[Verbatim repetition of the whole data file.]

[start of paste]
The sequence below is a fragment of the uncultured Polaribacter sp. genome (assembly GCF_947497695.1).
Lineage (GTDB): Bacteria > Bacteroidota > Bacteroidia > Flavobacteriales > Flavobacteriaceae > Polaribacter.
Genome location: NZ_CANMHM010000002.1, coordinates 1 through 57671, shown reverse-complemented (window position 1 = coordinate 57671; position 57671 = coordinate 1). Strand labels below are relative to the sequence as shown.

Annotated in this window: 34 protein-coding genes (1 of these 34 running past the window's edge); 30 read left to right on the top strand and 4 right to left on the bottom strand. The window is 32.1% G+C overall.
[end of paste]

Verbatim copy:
The sequence below is a fragment of the uncultured Polaribacter sp. genome (assembly GCF_947497695.1).
Lineage (GTDB): Bacteria > Bacteroidota > Bacteroidia > Flavobacteriales > Flavobacteriaceae > Polaribacter.
Genome location: NZ_CANMHM010000002.1, coordinates 1 through 57671, shown reverse-complemented (window position 1 = coordinate 57671; position 57671 = coordinate 1). Strand labels below are relative to the sequence as shown.

Annotated in this window: 34 protein-coding genes (1 of these 34 running past the window's edge); 30 read left to right on the top strand and 4 right to left on the bottom strand. The window is 32.1% G+C overall.